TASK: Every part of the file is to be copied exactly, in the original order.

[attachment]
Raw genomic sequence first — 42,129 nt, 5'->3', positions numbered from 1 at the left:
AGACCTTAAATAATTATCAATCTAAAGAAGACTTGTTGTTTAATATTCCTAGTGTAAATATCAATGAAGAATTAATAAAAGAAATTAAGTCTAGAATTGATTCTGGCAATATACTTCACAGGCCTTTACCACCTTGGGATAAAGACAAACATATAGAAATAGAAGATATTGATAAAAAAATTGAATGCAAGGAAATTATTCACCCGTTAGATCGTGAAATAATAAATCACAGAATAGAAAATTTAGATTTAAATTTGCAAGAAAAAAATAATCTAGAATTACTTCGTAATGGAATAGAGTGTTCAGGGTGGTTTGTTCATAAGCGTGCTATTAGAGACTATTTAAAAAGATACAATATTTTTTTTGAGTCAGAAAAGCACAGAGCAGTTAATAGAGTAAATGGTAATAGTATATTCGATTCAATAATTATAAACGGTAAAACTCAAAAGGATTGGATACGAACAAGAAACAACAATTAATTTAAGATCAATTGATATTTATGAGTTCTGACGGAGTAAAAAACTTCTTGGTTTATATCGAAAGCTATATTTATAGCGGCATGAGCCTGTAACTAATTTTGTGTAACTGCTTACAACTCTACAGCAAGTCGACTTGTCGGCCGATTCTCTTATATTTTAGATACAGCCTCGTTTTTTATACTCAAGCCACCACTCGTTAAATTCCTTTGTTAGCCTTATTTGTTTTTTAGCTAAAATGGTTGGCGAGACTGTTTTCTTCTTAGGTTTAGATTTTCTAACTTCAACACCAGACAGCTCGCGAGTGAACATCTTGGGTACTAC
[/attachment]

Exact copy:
Raw genomic sequence first — 42,129 nt, 5'->3', positions numbered from 1 at the left:
AGACCTTAAATAATTATCAATCTAAAGAAGACTTGTTGTTTAATATTCCTAGTGTAAATATCAATGAAGAATTAATAAAAGAAATTAAGTCTAGAATTGATTCTGGCAATATACTTCACAGGCCTTTACCACCTTGGGATAAAGACAAACATATAGAAATAGAAGATATTGATAAAAAAATTGAATGCAAGGAAATTATTCACCCGTTAGATCGTGAAATAATAAATCACAGAATAGAAAATTTAGATTTAAATTTGCAAGAAAAAAATAATCTAGAATTACTTCGTAATGGAATAGAGTGTTCAGGGTGGTTTGTTCATAAGCGTGCTATTAGAGACTATTTAAAAAGATACAATATTTTTTTTGAGTCAGAAAAGCACAGAGCAGTTAATAGAGTAAATGGTAATAGTATATTCGATTCAATAATTATAAACGGTAAAACTCAAAAGGATTGGATACGAACAAGAAACAACAATTAATTTAAGATCAATTGATATTTATGAGTTCTGACGGAGTAAAAAACTTCTTGGTTTATATCGAAAGCTATATTTATAGCGGCATGAGCCTGTAACTAATTTTGTGTAACTGCTTACAACTCTACAGCAAGTCGACTTGTCGGCCGATTCTCTTATATTTTAGATACAGCCTCGTTTTTTATACTCAAGCCACCACTCGTTAAATTCCTTTGTTAGCCTTATTTGTTTTTTAGCTAAAATGGTTGGCGAGACTGTTTTCTTCTTAGGTTTAGATTTTCTAACTTCAACACCAGACAGCTCGCGAGTGAACATCTTGGGTACTAC